New COVID-19 variant discovered in South Africa could be a cause for 'serious concern', says OCTA fellow

Published November 26, 2021, 1:20 PM

by Ellalyn De Vera-Ruiz


Amid the discovery of a new heavily mutated coronavirus disease (COVID-19) variant in South Africa, an OCTA research fellow on Friday, Nov. 26, said that this “could definitely be a potential for serious concern.”

The variant, called B.1.1.529, has been detected in South Africa in small numbers but has shown “a large number of mutations,” according to South African scientists.

“At this stage, all we can say is this could definitely be a potential for serious concern. The concern is this virus is now radically different to the original,” OCTA research fellow Dr. Guido David said in a tweet.

“We will monitor this in terms of infectiousness and vaccine escape,” he added.

He noted that if the new variant is vaccine-resistant, “it will take some time to develop boosters that target it.”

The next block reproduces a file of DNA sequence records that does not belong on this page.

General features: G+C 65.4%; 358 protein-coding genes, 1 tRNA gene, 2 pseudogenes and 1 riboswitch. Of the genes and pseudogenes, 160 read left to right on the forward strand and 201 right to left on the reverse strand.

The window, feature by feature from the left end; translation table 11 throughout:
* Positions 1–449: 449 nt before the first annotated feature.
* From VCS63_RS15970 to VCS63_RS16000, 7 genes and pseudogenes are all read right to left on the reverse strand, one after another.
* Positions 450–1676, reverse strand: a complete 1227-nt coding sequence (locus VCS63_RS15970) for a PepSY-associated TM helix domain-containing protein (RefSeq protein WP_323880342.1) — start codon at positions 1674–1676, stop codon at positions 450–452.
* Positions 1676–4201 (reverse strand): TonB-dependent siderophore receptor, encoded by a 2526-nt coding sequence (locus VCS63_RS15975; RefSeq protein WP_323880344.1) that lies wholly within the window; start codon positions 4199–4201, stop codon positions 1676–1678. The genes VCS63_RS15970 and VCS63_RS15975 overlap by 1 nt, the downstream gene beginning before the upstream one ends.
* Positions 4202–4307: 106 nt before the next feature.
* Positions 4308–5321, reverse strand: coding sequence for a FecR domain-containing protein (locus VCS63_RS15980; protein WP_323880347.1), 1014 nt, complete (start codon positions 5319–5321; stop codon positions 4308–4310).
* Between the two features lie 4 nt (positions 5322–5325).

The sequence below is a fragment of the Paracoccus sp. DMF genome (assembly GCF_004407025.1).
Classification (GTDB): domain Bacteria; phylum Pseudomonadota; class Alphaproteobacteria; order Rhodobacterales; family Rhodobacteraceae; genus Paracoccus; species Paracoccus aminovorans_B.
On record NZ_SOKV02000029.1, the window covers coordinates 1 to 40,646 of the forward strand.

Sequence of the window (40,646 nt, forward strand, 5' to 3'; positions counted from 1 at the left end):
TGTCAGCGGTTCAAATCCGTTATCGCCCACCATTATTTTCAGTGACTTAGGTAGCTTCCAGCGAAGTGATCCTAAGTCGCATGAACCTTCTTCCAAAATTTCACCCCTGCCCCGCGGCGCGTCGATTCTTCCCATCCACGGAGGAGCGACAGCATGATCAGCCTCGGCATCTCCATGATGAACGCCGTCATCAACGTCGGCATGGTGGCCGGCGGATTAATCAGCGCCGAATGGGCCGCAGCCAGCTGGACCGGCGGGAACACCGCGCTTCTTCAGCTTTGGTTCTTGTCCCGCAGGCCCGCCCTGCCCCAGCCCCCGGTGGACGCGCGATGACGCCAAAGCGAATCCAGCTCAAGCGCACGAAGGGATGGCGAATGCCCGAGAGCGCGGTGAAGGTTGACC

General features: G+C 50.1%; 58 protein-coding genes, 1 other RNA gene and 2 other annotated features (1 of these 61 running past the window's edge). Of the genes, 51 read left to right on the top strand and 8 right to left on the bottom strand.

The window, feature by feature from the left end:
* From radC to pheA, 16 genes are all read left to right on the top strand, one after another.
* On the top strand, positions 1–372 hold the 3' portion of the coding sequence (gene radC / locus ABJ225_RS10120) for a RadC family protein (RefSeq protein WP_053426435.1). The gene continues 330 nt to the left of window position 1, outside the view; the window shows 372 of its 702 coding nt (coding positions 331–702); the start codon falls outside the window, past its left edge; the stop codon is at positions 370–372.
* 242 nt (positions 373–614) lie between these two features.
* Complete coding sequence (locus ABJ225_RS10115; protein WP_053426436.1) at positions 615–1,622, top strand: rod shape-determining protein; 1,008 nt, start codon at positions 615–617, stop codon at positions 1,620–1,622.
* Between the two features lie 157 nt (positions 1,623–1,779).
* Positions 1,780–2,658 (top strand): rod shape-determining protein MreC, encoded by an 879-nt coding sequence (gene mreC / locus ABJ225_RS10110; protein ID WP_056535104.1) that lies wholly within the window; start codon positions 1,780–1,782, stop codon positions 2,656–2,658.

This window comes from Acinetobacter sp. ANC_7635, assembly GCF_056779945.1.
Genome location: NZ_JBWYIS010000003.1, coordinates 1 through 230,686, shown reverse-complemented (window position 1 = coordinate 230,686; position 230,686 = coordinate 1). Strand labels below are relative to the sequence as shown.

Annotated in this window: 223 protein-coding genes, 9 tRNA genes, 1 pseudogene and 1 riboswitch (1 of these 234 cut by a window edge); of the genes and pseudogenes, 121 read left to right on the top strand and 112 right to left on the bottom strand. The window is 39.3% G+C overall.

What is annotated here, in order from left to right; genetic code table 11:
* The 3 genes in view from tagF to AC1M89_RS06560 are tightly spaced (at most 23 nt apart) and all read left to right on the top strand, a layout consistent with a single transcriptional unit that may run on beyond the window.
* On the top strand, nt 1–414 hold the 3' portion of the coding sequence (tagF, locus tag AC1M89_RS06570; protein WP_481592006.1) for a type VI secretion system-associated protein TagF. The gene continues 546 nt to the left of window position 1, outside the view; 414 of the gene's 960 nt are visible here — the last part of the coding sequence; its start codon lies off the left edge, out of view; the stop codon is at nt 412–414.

“We were fortunate in a way that although the Delta was highly transmissible, vaccines were still effective against it,” David pointed out.

The Philippines has seen around 20,000 cases per day in September when the country grappled with a surge in infections driven by the Delta variant.

David expressed concern that if Philippine authorities do not intensify border restrictions, “my guess is this new variant will easily find its way to our country soon,” especially that the country is “opening our doors to an influx of OFWs [overseas Filipino workers] this December.”

“I personally think we should escalate whatever restrictions we have with South Africa and Botswana at the moment,” the OCTA fellow suggested.

On Nov. 25, the Department of Health detected 975 new COVID-19 infections, pushing the country’s tally to 2,829,618.